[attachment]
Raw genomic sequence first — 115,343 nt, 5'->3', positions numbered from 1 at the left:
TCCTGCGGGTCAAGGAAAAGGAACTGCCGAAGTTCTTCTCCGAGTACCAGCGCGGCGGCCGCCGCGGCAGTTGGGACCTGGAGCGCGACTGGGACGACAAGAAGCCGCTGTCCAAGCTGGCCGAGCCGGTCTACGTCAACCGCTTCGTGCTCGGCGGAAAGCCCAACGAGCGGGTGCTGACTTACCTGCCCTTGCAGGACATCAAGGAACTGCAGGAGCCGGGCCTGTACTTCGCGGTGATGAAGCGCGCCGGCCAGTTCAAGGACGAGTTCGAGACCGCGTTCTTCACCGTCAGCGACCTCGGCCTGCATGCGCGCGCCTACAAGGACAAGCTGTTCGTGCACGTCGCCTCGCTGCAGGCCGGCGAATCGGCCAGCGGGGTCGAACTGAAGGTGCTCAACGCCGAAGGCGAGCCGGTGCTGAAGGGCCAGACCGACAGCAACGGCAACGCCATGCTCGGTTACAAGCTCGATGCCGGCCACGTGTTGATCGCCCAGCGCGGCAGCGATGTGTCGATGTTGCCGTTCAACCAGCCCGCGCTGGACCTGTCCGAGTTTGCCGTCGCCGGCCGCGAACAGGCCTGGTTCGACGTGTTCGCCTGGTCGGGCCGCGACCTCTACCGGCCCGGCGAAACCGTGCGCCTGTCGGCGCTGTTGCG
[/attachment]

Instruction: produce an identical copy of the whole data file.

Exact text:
Raw genomic sequence first — 115,343 nt, 5'->3', positions numbered from 1 at the left:
TCCTGCGGGTCAAGGAAAAGGAACTGCCGAAGTTCTTCTCCGAGTACCAGCGCGGCGGCCGCCGCGGCAGTTGGGACCTGGAGCGCGACTGGGACGACAAGAAGCCGCTGTCCAAGCTGGCCGAGCCGGTCTACGTCAACCGCTTCGTGCTCGGCGGAAAGCCCAACGAGCGGGTGCTGACTTACCTGCCCTTGCAGGACATCAAGGAACTGCAGGAGCCGGGCCTGTACTTCGCGGTGATGAAGCGCGCCGGCCAGTTCAAGGACGAGTTCGAGACCGCGTTCTTCACCGTCAGCGACCTCGGCCTGCATGCGCGCGCCTACAAGGACAAGCTGTTCGTGCACGTCGCCTCGCTGCAGGCCGGCGAATCGGCCAGCGGGGTCGAACTGAAGGTGCTCAACGCCGAAGGCGAGCCGGTGCTGAAGGGCCAGACCGACAGCAACGGCAACGCCATGCTCGGTTACAAGCTCGATGCCGGCCACGTGTTGATCGCCCAGCGCGGCAGCGATGTGTCGATGTTGCCGTTCAACCAGCCCGCGCTGGACCTGTCCGAGTTTGCCGTCGCCGGCCGCGAACAGGCCTGGTTCGACGTGTTCGCCTGGTCGGGCCGCGACCTCTACCGGCCCGGCGAAACCGTGCGCCTGTCGGCGCTGTTGCG